The Supreme Court declined Monday to hear former Minneapolis police officer Derek Chauvin’s appeal of his conviction for the 2020 murder of George Floyd.
A Minnesota judge sentenced Chauvin to 22.5 years in prison after he was convicted in April 2021 of second-degree unintentional murder, third-degree murder and second-degree manslaughter. Chauvin appealed his conviction, alleging his right to a fair trial was violated.
Protests swept the country in May 2020 after video circulated online of Chauvin kneeling on Floyd’s neck for more than nine minutes. Chauvin’s motion to change venues was denied by the trial court.
His lawyers alleged that the judge should have granted the request to move the trial due to pretrial publicity. Media coverage prior to the trial “relentless and demonized Mr. Chauvin,” the petition notes. (RELATED: Derek Chauvin Appeals Murder Conviction, Claims Protesters Intimidated Jury)
“Mr. Chauvin’s case shows the profound difficulties trial courts have to ensure a criminal defendant’s right to an impartial jury consistently when extreme cases arise,” his lawyers wrote in their petition. “This was particularly true here when the jurors themselves had a vested interest in finding Mr. Chauvin guilty in order to avoid further rioting in the community in which they lived and the possible threat of physical harm to them or their families.”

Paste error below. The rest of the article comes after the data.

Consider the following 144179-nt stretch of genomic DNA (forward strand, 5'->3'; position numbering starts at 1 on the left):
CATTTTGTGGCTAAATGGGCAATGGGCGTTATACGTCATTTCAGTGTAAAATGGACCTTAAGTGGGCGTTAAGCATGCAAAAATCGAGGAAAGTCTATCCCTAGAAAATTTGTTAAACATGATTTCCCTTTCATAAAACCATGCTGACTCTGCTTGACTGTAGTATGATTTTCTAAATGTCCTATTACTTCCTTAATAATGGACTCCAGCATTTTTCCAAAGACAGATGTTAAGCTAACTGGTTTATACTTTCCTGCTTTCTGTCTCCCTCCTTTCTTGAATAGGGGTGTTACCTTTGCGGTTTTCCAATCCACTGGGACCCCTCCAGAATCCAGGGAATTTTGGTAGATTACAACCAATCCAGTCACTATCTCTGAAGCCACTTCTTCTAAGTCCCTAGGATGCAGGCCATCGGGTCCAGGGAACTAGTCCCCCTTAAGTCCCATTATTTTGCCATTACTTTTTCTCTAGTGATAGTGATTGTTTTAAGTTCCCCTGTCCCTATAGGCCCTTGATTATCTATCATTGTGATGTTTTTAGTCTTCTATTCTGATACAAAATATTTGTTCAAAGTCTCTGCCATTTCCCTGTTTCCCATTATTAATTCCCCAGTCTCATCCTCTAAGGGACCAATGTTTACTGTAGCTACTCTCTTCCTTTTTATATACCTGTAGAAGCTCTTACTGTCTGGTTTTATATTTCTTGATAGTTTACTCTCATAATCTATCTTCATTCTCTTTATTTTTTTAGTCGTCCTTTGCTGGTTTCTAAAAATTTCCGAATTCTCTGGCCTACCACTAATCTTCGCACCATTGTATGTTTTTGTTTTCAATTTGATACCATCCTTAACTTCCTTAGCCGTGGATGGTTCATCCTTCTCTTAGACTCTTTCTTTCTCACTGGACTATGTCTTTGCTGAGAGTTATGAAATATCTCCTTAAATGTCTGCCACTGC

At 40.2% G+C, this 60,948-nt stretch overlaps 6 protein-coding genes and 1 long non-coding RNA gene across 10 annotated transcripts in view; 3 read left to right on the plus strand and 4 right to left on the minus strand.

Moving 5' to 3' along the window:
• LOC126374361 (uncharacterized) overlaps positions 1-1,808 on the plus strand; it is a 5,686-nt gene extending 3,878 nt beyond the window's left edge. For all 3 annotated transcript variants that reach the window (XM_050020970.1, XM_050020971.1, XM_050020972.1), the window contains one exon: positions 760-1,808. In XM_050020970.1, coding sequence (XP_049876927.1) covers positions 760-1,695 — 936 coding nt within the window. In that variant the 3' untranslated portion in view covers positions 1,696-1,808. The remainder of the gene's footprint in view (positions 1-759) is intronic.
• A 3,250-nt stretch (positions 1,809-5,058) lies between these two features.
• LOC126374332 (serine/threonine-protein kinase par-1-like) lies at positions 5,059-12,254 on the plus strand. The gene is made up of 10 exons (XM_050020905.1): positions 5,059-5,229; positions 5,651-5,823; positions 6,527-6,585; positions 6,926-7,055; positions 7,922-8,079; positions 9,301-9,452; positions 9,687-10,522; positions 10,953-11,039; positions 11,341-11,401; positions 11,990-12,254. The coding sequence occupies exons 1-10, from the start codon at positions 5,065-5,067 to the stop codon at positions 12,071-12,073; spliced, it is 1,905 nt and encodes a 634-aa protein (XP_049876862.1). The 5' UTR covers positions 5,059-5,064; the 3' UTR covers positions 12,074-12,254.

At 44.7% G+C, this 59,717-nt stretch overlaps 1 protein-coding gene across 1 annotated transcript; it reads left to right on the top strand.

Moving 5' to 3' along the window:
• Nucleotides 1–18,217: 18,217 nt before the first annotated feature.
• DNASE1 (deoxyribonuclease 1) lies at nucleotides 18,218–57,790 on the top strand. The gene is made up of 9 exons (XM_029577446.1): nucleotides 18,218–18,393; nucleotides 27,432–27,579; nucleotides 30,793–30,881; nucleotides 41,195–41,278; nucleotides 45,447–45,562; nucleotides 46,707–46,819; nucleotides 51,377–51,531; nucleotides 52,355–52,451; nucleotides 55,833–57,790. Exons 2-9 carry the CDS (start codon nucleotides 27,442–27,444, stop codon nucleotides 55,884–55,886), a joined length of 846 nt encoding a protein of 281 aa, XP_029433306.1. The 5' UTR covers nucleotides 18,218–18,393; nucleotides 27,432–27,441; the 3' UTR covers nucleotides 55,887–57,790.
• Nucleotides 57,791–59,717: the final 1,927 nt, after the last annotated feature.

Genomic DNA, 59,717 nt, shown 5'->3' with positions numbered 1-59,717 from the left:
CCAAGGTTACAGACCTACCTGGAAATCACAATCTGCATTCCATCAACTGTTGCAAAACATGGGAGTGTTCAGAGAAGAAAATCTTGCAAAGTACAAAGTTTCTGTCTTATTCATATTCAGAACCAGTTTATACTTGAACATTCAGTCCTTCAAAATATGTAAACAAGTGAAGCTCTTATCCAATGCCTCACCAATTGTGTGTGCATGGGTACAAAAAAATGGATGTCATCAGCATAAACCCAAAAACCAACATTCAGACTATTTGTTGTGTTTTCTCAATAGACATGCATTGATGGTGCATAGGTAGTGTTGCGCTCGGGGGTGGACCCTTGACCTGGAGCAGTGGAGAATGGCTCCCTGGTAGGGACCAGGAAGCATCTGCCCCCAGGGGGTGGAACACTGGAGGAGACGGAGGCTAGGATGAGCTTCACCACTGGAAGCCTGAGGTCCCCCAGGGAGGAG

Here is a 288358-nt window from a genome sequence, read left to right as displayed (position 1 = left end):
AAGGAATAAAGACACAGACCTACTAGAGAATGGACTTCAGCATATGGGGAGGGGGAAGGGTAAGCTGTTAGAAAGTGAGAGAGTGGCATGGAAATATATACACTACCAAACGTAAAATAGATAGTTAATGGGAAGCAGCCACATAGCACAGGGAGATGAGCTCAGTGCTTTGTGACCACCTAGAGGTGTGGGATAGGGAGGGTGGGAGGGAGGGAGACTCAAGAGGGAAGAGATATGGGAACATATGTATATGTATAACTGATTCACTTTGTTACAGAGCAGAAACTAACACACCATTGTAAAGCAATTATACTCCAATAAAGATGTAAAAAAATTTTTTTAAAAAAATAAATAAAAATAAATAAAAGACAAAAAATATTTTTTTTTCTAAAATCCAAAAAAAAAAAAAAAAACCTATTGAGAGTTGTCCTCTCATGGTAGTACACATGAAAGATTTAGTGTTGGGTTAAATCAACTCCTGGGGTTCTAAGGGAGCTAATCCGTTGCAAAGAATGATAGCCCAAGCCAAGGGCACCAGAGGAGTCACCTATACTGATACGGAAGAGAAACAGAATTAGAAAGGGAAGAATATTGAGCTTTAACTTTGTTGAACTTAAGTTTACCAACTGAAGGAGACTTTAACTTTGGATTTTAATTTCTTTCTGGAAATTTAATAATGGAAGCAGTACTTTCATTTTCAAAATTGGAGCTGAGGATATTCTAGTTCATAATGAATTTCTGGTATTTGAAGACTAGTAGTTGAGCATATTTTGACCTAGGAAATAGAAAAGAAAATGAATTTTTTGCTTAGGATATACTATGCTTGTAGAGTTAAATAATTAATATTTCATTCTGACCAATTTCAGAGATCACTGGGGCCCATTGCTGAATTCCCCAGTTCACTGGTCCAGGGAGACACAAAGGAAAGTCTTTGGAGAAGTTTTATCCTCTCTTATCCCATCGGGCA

The Minnesota Court of Appeals upheld Chauvin’s conviction in April, according to CBS News.
All content created by the Daily Caller News Foundation, an independent and nonpartisan newswire service, is available without charge to any legitimate news publisher that can provide a large audience. All republished articles must include our logo, our reporter’s byline and their DCNF affiliation. For any questions about our guidelines or partnering with us, please contact firstname.lastname@example.org.
The post Supreme Court Won’t Hear Derek Chauvin’s Appeal For George Floyd Murder Conviction was first published by the Daily Caller News Foundation, which makes its content available without charge to any eligible news publisher that can provide a large audience. Please support their efforts.